Image © Vanessa Roberge.
A short and beautiful ferryboat ride away
from the Old Port, Corsaire Microbrasserie makes nine different beers, from a light white beer flavored with ginger and citrus fruits (the Tanaka) to a black stout beer infused with roasted oats (the Davy Jones). The pub is also known for its wide selection of single malt whiskies and their excellent coffee beans, which are roasted on the premises. Food is served for lunch and dinner (sandwiches, salads, pizzas and snacks). Address: 5955, rue St-Laurent, suite 101, Lévis
Photo (c) Brasserie Artisanale La Souche.
A few steps away from Cégep de Limoilou, a collegiate institution, La Souche welcomes a younger crowd that loves to hang out in La Souche’s rustic interior. Cozy couches, tables made out of thick trunk slices and odd chairs create a relaxed setting, perfect to sample the pub’s regularly changing selection of beers on tap brewed by different Quebec microbreweries. It also offers a wide selection of bottled beers, as well as an inventive pub menu featuring re-imagined classics made with local ingredients. Address: 801, Chemin de la Canardière
This charming pub is located on l’Île d’Orléans, a rural island on the St. Lawrence river, 30 minutes from downtown Quebec City. Le Mitan is the serving outpost of Microbrasserie de l’Île d’Orléans, a microbrewery that distributes its beers all over the province. Eleven beers are brewed over the year and the seasonal varieties are especially exciting, such as winter’s Jean Dit Laforge (a strong beer with malt, chocolate and vanilla flavors) and spring’s Louis Gaborit (an amber beer infused with the island’s maple syrup). The microbrewery’s restaurant is open for the summer and early fall seasons, when customers can enjoy the pub’s relaxing terrace and unfussy bistro cuisine. Address: 3885, Chemin Royal, Sainte-Famille, Île d’Orléans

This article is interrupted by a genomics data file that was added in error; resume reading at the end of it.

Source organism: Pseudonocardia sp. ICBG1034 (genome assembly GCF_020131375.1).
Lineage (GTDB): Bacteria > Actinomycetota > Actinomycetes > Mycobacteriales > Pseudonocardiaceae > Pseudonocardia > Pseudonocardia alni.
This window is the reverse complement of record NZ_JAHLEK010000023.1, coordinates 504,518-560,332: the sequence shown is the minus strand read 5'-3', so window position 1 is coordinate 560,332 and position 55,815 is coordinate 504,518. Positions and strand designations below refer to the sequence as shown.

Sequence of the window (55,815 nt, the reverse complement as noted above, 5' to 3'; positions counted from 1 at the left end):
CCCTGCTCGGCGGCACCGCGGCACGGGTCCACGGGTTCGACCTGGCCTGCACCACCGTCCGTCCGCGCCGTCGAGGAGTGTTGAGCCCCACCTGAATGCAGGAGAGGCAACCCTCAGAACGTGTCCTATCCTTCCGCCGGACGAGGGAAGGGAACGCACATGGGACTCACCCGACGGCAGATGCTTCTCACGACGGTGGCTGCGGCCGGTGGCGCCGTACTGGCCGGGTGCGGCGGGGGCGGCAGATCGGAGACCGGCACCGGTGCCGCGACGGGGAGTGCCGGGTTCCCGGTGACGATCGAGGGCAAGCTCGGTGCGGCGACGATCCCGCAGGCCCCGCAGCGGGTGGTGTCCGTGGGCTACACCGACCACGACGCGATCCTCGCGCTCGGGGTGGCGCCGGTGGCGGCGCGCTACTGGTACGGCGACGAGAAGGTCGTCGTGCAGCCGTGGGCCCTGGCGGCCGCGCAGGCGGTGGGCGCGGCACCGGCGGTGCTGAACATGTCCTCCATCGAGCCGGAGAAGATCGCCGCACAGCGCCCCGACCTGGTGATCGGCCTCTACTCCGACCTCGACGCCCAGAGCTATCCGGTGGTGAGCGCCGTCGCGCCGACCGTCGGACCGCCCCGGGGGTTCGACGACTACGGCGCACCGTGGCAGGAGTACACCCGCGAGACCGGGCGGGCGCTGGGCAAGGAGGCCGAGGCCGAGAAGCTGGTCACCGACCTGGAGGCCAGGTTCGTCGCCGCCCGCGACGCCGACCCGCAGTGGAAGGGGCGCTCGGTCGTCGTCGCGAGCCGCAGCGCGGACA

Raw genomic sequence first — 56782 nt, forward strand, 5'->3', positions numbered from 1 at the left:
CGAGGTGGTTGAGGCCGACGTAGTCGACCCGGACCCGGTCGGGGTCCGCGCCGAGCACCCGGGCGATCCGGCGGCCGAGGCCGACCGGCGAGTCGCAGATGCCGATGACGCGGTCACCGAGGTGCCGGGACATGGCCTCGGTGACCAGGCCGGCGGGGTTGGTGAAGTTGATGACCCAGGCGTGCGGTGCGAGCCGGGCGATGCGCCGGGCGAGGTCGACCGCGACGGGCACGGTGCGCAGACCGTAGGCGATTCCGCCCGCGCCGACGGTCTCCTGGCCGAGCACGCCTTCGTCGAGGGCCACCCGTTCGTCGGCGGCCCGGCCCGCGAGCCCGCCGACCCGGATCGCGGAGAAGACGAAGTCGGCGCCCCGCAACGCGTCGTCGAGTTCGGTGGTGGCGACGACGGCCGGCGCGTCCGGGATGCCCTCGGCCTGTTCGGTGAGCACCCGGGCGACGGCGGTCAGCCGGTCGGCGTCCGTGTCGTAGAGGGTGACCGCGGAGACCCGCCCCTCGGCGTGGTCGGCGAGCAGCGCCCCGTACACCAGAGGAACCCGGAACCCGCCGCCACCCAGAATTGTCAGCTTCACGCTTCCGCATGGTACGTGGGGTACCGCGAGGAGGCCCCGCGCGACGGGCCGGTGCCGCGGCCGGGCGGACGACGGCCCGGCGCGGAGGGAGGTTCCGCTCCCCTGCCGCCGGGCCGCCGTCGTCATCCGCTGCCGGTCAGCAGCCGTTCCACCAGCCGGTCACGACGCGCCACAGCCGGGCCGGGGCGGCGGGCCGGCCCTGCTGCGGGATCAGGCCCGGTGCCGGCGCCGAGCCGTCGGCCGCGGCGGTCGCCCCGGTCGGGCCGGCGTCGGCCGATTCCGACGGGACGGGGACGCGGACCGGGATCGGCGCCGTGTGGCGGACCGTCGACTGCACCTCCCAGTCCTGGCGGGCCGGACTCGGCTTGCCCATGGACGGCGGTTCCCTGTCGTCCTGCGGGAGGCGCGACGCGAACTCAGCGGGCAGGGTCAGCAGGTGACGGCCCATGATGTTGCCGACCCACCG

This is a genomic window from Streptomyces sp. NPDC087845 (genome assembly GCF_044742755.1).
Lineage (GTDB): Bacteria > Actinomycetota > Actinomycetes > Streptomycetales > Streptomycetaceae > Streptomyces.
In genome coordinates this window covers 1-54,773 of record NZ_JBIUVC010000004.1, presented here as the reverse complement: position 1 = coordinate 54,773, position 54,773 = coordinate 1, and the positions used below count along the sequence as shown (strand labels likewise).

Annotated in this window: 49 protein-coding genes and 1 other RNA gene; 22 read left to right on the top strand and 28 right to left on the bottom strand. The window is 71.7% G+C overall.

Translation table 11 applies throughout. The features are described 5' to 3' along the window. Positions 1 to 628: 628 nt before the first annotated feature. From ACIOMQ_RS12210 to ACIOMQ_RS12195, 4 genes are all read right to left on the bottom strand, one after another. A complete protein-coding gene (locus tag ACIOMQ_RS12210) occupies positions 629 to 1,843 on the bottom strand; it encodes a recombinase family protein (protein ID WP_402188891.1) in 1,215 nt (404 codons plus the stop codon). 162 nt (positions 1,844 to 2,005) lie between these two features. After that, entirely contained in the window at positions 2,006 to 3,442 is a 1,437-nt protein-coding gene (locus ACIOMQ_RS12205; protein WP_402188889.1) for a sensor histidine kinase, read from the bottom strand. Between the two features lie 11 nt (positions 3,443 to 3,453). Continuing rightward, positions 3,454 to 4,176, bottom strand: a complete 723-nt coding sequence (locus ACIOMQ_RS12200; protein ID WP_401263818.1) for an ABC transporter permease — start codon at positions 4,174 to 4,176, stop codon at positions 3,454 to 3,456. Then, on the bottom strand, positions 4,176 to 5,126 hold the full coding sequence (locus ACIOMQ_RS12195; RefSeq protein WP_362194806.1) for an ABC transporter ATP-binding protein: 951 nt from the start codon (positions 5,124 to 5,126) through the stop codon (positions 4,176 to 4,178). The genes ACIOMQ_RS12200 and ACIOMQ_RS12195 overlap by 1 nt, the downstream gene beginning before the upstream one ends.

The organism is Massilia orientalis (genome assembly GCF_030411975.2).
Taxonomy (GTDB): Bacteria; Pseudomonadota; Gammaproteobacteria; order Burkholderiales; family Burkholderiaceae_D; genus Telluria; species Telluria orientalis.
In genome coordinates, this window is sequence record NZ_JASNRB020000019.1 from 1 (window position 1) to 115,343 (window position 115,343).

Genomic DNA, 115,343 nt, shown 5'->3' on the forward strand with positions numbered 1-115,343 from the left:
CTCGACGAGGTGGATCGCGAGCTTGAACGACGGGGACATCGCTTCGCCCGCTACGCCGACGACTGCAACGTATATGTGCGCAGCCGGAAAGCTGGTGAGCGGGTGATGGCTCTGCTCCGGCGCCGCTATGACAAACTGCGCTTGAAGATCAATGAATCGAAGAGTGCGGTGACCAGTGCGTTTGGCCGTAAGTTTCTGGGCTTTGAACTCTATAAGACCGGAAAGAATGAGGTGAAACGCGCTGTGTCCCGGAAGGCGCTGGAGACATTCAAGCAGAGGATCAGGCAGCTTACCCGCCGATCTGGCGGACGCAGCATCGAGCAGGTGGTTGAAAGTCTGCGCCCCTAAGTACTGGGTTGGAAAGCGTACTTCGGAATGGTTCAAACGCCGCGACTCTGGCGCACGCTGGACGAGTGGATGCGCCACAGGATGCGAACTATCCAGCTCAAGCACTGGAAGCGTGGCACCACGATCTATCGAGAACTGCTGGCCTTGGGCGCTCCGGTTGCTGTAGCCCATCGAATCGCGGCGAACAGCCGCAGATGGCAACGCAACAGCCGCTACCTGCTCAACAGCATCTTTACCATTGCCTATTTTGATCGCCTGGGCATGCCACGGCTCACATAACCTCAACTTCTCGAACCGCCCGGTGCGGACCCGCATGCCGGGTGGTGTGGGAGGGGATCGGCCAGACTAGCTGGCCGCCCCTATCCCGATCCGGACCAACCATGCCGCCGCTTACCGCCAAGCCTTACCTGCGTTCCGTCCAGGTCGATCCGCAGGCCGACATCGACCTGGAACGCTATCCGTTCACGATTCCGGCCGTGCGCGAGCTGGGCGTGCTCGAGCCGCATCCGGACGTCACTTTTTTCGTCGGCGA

Image © Microbrasserie des Beaux-Prés.
Heading to visit the Shrine of Sainte-Anne-de-Beaupré
, Mont Ste-Anne
, or Charlevoix
? Stop for a refreshing beer at the Microbrasserie des Beaux Prés. With a strategic location, a terrace right on the St. Lawrence River and a relaxed atmosphere in an area otherwise populated by fast food joints, Microbrasserie des Beaux Prés makes for the ideal rest stop on Route de la Nouvelle-France
. Explore the brewery’s beer menu by opting for the small tasting format, or choose a pint of your favorite amongst the 11 varieties and enjoy it with lunch or dinner. The brewery is open late every night, a rare thing in the area. Address: 9430, boul. Sainte-Anne, Sainte-Anne-de-Beaupré
Photo (c) Microbrasserie Breughel.
Located right off the bridge on atmospheric Île d’Orléans, Brasserie Berthilda Vandoren is more than just a pub: it’s also a gourmet grocery store and gift shop selling locally-made products and souvenirs. The beer served is from Kamouraska’s 20-year-old Microbrasserie Breughel, which makes 16 Belgian-style beers: unfiltered, unpasteurized, sur lie
and bottle-fermented. At the pub, open for the summer season, a rotating selection is served on tap to complement a simple menu of light dishes. You can also bring your own picnic and eat it on site while enjoying the pub’s expansive view over the island’s bridge and the Montmorency Falls. Address: 519, Chemin Royal, St-Pierre, Île d’Orléans